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I have read in a book that the group $\mathrm{SU}(2)$ is one of the irreducible representations of the rotation group. The book begin saying that the rotation group has 3 generators $J_{1}, J_{2}$ and $J_{3}$, and the algebra is $$[J_{i},J_{j}] = i \epsilon _{ijk} J_{k}.$$ After, considering the Casimir operator $J^{2} = J_{1}^{2} + J_{2}^{2} + J_{3}^{2}$ the book finds the eigenvalues of $J^{2}$ and $J_{3}$ in the same basis: $$J^{2} |j,m \rangle = j(j + 1) |j,m \rangle ,$$ $$J_{3} |j,m \rangle = m |j,m \rangle ,$$ where $j = 0, 1/2, 1, 3/2, \ldots$ and $m = -j, -j+1,\ldots, 0, \ldots , j-1, j$. It says that for each value of $j$ corresponds one irreducible representation, for $j = 1/2$ this representation is the group $\mathrm{SU}(2)$, for $j = 1$ this is the $\mathrm{SO}(3)$, and so on...

But the book doesn't prove that this is in fact a representation. How can I do this?

And what is this rotation group? How is it defined?

Edit: I have read it in the book Matemática para físicos com aplicações by João Neto, vol. 1 (the book is in Portuguese). The book says "when two groups have the same algebra, we say that these are not two distinct groups, but different representations of the same group". So he concluded that $\mathrm{SU}(2)$ and are $\mathrm{SO}(3)$ are representations of the same group, which it call of rotation group.

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  • $\begingroup$ I wonder if the statement should be that the Lie algebra $\hbox{su}(2)$ is a representation of the rotation group $SO(3)$. $\endgroup$ – user52817 May 19 at 21:39
  • $\begingroup$ @user52817 It should not. A Lie algebra and a group representation are two different things. As Emilio Pisanty explains, the relationship is that SU(2) is the “covering group” of SO(3). Both are groups. Neither is a Lie algebra nor a group representation. Both have Lie algebras and group representations. $\endgroup$ – G. Smith May 19 at 22:50
  • $\begingroup$ @G.Smith My guess is that user52817 was referring to the fact that the structure constants do in fact give a representation, viz. the adjoint. (But this is a rep. of the algebra, not the group, so the claim is indeed wrong). $\endgroup$ – AccidentalFourierTransform May 20 at 0:06
  • $\begingroup$ @AccidentalFourierTransform It isn’t kosher to consider the structure constants of a Lie algebra to “be” the Lie algebra itself, is it? $\endgroup$ – G. Smith May 20 at 0:10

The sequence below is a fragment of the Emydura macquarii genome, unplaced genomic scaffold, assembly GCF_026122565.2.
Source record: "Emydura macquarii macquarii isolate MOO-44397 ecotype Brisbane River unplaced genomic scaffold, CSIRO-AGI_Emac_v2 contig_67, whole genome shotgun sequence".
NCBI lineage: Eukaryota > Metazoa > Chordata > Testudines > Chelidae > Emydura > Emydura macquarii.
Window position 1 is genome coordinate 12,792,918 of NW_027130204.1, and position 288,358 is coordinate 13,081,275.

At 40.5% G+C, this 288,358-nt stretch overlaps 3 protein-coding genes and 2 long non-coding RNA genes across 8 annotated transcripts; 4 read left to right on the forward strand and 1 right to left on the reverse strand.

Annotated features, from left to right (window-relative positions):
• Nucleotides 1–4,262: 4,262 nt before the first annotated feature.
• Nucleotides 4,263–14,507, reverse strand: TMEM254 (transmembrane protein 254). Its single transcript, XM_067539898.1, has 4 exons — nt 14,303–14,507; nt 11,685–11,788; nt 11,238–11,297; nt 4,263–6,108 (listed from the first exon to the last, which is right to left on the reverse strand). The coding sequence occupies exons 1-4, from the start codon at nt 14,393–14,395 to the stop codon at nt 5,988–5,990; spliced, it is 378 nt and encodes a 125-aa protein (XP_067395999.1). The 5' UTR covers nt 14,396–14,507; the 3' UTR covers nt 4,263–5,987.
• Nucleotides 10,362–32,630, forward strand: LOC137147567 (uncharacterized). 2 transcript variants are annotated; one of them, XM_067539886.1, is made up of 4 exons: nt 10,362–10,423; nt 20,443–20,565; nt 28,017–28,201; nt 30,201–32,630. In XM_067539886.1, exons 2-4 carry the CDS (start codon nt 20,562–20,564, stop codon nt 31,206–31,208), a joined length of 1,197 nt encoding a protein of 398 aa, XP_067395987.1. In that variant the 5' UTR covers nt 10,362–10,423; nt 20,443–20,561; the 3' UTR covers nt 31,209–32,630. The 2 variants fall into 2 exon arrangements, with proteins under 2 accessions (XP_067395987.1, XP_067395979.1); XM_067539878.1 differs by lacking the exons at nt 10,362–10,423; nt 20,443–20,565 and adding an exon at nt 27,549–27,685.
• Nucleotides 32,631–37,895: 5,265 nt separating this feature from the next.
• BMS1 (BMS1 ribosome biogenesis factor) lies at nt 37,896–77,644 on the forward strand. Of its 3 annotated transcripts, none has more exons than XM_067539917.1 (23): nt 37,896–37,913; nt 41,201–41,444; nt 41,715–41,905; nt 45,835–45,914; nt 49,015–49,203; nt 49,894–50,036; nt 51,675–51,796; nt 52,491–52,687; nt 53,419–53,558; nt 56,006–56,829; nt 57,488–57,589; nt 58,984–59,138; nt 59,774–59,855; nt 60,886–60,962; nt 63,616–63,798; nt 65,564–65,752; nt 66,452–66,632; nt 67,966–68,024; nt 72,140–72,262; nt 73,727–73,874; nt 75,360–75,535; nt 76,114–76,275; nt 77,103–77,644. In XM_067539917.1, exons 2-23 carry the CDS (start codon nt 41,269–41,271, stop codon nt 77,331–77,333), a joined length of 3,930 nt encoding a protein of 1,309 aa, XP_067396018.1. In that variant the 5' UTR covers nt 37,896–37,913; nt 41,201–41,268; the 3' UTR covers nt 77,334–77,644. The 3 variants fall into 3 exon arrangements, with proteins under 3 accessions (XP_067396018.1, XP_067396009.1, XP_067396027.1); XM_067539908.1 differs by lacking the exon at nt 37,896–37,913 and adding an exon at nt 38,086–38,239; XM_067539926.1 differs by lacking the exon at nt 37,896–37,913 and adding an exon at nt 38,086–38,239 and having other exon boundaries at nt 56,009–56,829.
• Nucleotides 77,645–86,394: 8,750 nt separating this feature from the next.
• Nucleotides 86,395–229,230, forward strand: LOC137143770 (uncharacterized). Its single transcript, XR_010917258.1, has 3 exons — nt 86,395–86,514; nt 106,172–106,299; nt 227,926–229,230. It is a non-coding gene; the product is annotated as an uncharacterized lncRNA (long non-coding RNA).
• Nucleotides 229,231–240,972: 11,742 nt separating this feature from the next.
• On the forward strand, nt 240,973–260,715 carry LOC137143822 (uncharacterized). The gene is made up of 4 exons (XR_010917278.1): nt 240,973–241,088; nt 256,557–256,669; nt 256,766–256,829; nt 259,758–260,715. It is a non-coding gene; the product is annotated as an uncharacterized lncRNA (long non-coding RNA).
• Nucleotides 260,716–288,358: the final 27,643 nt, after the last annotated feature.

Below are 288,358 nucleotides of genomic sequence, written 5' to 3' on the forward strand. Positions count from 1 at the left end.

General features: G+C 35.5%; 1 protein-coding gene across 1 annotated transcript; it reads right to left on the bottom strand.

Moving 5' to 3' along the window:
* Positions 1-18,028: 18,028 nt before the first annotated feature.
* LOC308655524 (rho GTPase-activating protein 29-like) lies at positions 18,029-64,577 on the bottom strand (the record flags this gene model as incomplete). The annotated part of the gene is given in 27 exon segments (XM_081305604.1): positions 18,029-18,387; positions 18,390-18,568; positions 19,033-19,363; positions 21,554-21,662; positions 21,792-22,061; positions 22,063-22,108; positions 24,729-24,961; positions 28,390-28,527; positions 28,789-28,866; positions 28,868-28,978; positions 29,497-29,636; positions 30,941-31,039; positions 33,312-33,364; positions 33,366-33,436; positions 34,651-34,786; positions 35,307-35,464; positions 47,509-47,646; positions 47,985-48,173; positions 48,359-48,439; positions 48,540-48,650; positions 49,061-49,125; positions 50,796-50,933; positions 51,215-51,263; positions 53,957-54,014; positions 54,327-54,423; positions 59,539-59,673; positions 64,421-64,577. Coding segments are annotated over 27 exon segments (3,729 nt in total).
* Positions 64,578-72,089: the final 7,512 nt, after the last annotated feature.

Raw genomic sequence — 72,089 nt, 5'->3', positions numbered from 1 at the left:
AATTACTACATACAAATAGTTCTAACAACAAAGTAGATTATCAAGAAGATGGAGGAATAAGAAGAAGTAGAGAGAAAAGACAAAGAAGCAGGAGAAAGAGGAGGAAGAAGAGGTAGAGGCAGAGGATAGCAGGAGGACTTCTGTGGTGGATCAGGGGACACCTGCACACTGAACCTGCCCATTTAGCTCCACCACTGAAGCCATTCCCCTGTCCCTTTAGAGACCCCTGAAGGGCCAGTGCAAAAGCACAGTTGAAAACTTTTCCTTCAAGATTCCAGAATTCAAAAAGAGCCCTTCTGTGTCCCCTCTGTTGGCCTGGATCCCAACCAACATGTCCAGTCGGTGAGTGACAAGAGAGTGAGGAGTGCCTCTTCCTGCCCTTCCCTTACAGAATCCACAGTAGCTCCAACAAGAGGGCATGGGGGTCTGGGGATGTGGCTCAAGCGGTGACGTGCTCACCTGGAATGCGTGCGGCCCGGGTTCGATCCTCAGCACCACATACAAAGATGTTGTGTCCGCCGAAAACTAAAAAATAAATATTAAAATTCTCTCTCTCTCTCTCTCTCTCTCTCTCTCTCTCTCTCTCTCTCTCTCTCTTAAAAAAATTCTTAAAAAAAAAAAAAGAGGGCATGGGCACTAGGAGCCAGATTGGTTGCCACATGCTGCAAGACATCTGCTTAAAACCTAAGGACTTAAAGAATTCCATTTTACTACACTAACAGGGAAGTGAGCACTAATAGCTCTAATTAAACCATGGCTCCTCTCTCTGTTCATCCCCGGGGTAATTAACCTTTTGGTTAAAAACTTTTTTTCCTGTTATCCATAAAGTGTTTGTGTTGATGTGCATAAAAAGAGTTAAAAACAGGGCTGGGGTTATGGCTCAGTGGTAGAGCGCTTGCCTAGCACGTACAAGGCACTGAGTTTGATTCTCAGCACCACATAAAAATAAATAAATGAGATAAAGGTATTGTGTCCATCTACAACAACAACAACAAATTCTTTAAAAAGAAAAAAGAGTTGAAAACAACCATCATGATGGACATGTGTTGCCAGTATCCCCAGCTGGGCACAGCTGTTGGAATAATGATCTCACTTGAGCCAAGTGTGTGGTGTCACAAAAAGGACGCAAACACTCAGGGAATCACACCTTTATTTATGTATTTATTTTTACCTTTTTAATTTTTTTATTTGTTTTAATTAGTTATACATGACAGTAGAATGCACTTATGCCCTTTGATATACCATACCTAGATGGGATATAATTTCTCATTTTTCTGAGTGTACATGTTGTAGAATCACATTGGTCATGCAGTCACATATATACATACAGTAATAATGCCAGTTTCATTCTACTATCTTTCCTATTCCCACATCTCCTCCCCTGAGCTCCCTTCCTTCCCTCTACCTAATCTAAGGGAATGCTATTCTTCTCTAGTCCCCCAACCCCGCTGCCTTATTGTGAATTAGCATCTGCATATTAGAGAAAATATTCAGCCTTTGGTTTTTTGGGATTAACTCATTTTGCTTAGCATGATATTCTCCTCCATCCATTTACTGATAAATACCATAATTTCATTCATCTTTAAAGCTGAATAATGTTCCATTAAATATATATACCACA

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when two groups have the same algebra, we say that these are not two distinct groups, but different representations of the same group

This is bonkers. When two groups have the same algebra, then we say that they have the same algebra, i.e. that they are locally isomorphic. We do not say that they are the same group; we only say this when there is a group isomorphism between the two, and this is not the case with $\rm SU(2)$ and $\rm SO(3)$.

Moreover, that quote (if the translation is accurate) is abusing its notation to a pretty remarkable degree, particularly as regards the term "representation". Within this context, the term "representation" of a group $G$ should only be used in this specific technical sense, i.e. to refer to a vector space $V$ and to the linear action $R:G\to \mathrm{End}(V)$ on it.

The author seems to be getting at some form of "sameness" between $\rm SU(2)$ and $\rm SO(3)$, which does exist:

  • the two groups are locally isomorphic, and
  • more globally, $\rm SU(2)$ is the covering group for $\rm SO(3)$.

However, there is no standard sense in which the two can be considered "representations" of some other, "more abstract" group. If your translations are accurate, then the author is drawing outside the lines. It's not quite serious enough that I would tell you to drop the book immediately and find one which isn't wrong, but it's definitely a strong warning sign $-$ take everything on that book with a grain of salt, and start looking for a good replacement.

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